“We are not fully aware of the concept of card games in Egypt. Many people are not aware of its importance in developing the mental, the social and the psychological development of one’s skills. In many countries, the game is being taught in schools and junior competitions are held everywhere,” she added.
Though the game is not popular in Egypt it is very common in, as one example, Poland where it is being taught in schools and universities. Many junior competitions are held in Poland as families see the value of learning and playing together the card game as it engages people to become more sociable and interactive.
Januaz Gawecki, from Poland, was among the team members who won several top awards in the Alexandria Bridge Festival. It was Gawecki’s second time in Egypt and first in Alexandria.
Though he loved the city, he disliked its overcrowded nature and its unusual traffic jams. He loved the weather in comparison to icy Poland at this time of the year.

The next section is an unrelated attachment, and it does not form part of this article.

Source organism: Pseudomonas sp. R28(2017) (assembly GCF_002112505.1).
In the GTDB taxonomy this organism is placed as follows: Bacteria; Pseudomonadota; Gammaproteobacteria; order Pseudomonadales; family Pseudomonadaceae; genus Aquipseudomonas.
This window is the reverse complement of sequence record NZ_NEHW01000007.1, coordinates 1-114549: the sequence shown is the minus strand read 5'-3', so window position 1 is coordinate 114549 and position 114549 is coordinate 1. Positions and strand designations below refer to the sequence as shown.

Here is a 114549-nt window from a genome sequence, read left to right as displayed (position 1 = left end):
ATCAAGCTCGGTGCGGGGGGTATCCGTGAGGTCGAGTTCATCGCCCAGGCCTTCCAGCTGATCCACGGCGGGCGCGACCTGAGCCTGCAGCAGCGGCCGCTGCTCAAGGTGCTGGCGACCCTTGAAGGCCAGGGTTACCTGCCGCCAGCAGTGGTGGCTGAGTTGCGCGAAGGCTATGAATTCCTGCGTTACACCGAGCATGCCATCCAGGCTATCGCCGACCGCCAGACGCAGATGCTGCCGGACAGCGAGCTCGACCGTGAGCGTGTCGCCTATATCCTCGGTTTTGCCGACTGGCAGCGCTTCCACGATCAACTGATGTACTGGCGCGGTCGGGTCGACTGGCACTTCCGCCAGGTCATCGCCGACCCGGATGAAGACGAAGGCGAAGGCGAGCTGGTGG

Gawecki took the open championship in Poland several years ago. But these days it is difficult for him to win the top seed in Poland “because the level of bridge in Poland is very high as many young people play it and so they raised the bar for all of us”, he said.
Such tournaments not only bring international players to the country but also bridge the cultural and the social gap among nations. Gawecki said such tournaments made him become acquainted with many Arab and African players whom he became friends with. “I find people here very friendly and very generous as well,” he told Al-Ahram Weekly.
The Alexandria Bridge Festival came right after Egypt’s national League competition for the year 2022-2023 with the Ahly (2) national team winning this year’s league. Preceded by Ahly (2) and Maadi clubs, Alexandria Sporting Club came third after a strong showing.
Khaled Al-Beltagi, president of the festival and head of the Bridge Committee in ASC, said: “We are organising an international tournament which had stopped in 2016 and this year we are resuming with big prizes. It is the largest in Africa.
“Thanks to the sponsor’s, the prizes are the most lucrative among all the tournaments in the Middle East. In addition, the festival twinned with Saudi Bridge and so they managed to make the best possible tournament and experience for all players,” Al-Beltagi told the Weekly.